Esther Zimmer Lederberg (born December 16, 1922, died November 11, 2006) was the largely unknown “mother of bacterial genetics.” She and her famous husband, Joshua Lederberg, collaborated during the decade leading up to the discovery of the double helix and the beginning of molecular biology. Joshua won the Nobel Prize in 1958, along with two of Esther’s mentors, George Beadle and Edward Tatum. Esther’s contributions were overlooked by the Nobel committee.
One of the classic texts on the history of genetics is Thomas D. Brock’s The Emergence of Bacterial Genetics. In his chronology of the field, Brock lists 130 scientists who made significant discoveries between 1865 (Gregor Mendel) and 1975 (Paul Berg and the Recombinant DNA Moratorium): 126 men and 4 women. Brock listed several scientists more than once; Esther Lederberg was the only woman recognized for more than one discovery: Lambda phage, replica plating, F-factor, and specialized transduction. Although Brock does not call Esther “the mother of bacterial genetics,” he does give her more credit for more scientific achievements than any other woman in the history of bacterial genetics.
Esther Lederberg is certainly not the first female scientist whose contributions were undervalued or misrepresented. Social scientists actually have a term for the this common phenomenom, the Matilda effect.
Matilda Joyce Gage, published , Woman as Inventor attempting to correct the historical record of important inventions, such as the cotton gin. Gage wrote in 1870, “The most remarkable invention of the age, in its industrial, social, and political influence,–the cotton gin,–owes its orign to a woman, Catharine Littlefield Green, widow of General Greene, of Revolutionary memory, with whom the idea originiated.” Most historians concur with Gage’s reattribution, but every student still learns about Eli Whitney, the legendary inventor of the cotton gin; and none of the history textbooks tell Catherine Green’s side of the story.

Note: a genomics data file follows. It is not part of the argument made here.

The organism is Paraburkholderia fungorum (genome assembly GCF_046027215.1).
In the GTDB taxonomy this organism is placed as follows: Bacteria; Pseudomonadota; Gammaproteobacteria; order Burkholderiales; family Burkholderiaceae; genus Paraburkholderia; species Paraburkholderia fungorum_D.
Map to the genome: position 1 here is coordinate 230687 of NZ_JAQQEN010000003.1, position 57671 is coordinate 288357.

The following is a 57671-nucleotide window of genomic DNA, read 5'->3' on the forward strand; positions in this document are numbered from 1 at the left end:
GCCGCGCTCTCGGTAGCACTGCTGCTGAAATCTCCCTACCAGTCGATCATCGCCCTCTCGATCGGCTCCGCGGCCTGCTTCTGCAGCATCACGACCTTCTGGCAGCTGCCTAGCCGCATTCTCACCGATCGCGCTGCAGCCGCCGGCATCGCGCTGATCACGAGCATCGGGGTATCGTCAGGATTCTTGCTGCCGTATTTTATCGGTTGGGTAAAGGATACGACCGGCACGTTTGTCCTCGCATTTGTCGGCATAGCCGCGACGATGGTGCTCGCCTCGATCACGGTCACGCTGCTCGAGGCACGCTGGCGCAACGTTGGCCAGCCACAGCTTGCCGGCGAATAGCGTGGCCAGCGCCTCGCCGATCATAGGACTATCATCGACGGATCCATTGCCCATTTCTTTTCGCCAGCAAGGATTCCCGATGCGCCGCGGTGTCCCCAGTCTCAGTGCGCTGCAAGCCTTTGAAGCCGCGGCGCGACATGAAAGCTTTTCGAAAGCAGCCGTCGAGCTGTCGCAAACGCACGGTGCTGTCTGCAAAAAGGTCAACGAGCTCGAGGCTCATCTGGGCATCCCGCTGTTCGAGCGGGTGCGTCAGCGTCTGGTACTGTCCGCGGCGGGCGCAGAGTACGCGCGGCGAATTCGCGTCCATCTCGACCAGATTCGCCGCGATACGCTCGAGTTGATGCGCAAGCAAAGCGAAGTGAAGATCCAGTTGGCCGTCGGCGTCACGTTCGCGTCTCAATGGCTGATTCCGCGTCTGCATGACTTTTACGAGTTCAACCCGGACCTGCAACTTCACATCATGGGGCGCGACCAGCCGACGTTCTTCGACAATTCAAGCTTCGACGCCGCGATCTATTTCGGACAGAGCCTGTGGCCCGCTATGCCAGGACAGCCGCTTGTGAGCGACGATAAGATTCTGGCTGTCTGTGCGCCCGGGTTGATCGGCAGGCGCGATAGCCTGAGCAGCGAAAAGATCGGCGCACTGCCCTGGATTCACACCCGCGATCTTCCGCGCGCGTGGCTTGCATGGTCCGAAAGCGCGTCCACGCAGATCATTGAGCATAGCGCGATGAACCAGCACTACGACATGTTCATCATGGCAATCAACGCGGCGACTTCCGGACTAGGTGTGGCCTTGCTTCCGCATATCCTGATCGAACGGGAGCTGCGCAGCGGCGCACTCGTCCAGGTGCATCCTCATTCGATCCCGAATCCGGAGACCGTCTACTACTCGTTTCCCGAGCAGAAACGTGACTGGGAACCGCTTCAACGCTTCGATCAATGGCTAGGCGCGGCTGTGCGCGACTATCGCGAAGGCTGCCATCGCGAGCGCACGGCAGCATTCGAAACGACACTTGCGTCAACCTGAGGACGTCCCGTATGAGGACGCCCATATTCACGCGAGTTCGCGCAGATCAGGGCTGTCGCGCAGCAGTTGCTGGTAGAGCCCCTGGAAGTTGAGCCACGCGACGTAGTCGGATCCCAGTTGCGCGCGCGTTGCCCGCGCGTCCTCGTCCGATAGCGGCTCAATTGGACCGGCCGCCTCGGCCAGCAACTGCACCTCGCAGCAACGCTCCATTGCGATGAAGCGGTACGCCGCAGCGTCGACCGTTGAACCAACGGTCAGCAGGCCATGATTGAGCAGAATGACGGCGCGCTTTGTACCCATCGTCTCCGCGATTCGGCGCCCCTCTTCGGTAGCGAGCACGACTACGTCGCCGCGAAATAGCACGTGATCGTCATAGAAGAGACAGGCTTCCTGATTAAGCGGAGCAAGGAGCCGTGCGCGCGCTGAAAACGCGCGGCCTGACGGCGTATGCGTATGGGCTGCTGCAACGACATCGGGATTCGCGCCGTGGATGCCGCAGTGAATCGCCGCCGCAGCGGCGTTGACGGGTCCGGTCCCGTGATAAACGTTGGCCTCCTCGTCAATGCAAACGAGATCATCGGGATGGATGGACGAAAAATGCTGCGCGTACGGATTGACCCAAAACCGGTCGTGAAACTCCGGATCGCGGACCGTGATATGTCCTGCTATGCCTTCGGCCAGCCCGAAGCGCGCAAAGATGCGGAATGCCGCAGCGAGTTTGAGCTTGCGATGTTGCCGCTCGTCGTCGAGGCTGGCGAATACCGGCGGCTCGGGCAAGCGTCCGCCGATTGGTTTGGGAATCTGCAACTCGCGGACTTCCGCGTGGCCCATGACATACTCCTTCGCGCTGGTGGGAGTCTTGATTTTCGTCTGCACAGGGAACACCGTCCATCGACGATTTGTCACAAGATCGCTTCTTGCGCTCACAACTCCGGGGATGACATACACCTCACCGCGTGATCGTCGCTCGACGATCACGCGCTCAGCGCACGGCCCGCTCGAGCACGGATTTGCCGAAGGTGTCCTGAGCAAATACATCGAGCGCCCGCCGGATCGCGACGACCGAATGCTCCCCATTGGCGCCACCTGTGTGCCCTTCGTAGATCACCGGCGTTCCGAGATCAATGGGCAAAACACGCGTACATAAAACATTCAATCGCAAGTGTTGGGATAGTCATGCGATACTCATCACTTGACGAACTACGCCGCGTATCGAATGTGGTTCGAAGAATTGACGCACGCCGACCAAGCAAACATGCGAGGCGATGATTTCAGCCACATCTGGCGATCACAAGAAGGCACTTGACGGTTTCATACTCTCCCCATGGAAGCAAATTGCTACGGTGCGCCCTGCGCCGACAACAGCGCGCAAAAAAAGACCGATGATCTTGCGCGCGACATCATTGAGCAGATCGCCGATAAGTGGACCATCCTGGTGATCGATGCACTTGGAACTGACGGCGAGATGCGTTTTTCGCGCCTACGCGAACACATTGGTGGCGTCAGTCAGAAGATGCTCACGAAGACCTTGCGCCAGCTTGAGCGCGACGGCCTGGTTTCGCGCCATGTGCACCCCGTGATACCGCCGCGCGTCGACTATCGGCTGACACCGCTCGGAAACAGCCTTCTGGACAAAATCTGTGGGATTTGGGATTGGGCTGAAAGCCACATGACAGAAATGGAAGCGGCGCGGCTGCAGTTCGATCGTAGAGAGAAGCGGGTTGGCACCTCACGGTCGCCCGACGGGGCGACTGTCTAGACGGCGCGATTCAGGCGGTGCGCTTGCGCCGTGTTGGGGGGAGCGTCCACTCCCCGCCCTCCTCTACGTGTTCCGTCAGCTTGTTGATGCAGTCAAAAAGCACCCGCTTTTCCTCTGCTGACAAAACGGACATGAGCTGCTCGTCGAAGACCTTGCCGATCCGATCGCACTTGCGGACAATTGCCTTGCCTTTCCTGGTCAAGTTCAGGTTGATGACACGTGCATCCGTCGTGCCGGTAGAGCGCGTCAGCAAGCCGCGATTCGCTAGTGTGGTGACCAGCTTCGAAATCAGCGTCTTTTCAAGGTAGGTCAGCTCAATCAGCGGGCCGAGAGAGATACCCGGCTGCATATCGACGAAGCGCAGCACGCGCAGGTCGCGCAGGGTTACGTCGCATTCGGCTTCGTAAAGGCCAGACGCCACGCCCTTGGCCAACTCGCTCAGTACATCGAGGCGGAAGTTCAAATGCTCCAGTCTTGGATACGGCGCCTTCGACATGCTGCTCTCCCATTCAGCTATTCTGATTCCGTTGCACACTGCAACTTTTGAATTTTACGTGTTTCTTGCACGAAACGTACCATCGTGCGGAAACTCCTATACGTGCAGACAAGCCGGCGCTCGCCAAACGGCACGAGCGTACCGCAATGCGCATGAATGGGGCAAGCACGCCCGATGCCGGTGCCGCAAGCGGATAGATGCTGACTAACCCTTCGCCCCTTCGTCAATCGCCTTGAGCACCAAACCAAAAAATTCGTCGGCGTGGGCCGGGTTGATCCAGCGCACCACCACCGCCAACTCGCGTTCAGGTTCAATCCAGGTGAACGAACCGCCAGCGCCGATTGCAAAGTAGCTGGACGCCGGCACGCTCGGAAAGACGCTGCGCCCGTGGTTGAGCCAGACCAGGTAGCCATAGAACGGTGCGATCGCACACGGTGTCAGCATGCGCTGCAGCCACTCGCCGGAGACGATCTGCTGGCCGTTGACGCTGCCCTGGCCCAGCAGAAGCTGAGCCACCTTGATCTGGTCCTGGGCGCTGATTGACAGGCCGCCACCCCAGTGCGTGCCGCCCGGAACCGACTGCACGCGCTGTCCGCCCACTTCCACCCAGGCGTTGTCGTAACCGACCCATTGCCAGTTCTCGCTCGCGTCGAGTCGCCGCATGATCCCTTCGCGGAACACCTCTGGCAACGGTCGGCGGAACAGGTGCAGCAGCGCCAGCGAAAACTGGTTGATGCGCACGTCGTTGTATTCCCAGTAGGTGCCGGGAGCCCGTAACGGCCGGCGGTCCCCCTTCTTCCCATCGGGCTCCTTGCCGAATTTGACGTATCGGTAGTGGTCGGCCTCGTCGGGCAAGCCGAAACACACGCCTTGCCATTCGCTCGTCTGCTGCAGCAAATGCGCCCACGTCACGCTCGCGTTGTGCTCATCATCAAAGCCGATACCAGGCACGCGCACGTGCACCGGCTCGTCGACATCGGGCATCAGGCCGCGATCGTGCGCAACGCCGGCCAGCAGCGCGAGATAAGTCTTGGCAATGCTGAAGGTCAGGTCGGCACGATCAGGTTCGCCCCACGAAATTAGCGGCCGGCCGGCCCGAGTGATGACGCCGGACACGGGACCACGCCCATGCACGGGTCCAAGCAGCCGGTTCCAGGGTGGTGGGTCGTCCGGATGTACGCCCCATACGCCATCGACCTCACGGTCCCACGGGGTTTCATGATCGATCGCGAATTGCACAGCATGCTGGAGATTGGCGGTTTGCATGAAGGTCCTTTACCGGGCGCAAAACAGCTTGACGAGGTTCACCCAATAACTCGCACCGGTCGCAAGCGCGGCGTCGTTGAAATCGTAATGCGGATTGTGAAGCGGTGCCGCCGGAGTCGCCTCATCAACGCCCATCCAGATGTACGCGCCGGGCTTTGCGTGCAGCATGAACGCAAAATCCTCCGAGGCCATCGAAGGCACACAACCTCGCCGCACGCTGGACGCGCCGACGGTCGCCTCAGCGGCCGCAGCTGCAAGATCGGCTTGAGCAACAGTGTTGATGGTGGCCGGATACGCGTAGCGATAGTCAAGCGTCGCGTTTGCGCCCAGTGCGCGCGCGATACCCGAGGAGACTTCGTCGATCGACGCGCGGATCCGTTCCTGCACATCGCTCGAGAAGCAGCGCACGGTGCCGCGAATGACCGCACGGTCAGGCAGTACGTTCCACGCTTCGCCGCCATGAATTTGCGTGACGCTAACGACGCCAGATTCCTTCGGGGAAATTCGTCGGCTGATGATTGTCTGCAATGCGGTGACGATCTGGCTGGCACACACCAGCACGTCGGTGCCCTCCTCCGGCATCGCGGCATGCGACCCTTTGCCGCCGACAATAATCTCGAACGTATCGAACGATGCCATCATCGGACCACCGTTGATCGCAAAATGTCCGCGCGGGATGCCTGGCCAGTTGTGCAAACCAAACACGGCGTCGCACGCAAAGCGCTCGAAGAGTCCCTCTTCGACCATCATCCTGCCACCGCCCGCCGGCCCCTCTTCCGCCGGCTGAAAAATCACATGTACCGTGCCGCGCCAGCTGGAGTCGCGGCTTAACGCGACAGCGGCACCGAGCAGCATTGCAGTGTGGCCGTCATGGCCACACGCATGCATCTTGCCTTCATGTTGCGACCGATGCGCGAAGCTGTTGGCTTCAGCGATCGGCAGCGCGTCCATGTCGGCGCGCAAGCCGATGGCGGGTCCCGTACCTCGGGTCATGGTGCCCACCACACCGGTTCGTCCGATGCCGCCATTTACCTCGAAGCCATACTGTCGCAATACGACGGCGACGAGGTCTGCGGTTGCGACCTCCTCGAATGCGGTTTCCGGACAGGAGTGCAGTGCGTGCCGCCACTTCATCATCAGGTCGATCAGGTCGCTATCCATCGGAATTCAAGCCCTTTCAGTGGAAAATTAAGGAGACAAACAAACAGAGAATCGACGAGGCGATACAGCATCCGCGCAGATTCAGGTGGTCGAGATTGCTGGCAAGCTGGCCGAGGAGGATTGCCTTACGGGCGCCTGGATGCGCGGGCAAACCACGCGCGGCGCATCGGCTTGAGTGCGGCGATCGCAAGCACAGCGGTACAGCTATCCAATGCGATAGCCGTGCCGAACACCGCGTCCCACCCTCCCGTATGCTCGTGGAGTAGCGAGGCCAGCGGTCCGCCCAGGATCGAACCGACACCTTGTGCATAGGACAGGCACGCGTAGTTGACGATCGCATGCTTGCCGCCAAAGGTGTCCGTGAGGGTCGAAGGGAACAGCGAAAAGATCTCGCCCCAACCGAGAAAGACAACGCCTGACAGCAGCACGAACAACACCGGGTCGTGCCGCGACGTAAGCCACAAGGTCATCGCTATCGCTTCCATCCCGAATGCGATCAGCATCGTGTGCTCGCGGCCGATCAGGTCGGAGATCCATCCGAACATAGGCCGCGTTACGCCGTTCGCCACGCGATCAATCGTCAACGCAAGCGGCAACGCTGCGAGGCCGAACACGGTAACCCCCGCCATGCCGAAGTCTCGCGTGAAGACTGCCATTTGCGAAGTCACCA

Margaret Rossiter who coined the term, Matilda Effect, explained, “Since this systematic bias in scientific information and recognition practices fits the second half of Matthew 13:12 in the Bible, which refers to the under-recognition accorded to those who have little to start with, it is suggested that sociologists of science and knowledge can add to the Matthew Effect, made famous by Robert K. Merton in 1968, the Matilda Effect, named for the American suffragist and feminist critic, Matilda J. Gage of New York, who in the nineteenth century both experienced and articulated this phenomenon.”
In Esther Lederberg’s case, her brilliant husband, Joshua Lederberg, was so famous and impressive that colleagues, textbooks, and historians attribute her achievements to him, or, at best, refer to the specific discovery as the Lederbergs. Implicit is the assumption that Esther Lederberg was merely “his hands”, but the male genius, Joshua, was the “brains” of the collaboration.
However, a closer consideration of the historical development of the correct interpretation of how bacterial sex occurs, reveals that Joshua Lederberg was wrong, and stubbornly persisted in holding onto his wrong idea of bacterial conjugation. The correct interpretation of the exotic process of bacterial sex–that the male only transfers some genes to the female in a uni-directional manner, rather than a mutual exchange of genes, was finally demonstrated by the French investigators, Wollman and Jacob, in 1955.
Brock, T. D. 1990. The Emergence of Bacterial Genetics. Cold Spring Harbor Laboratory Press, Cold Spring Harbor, NY.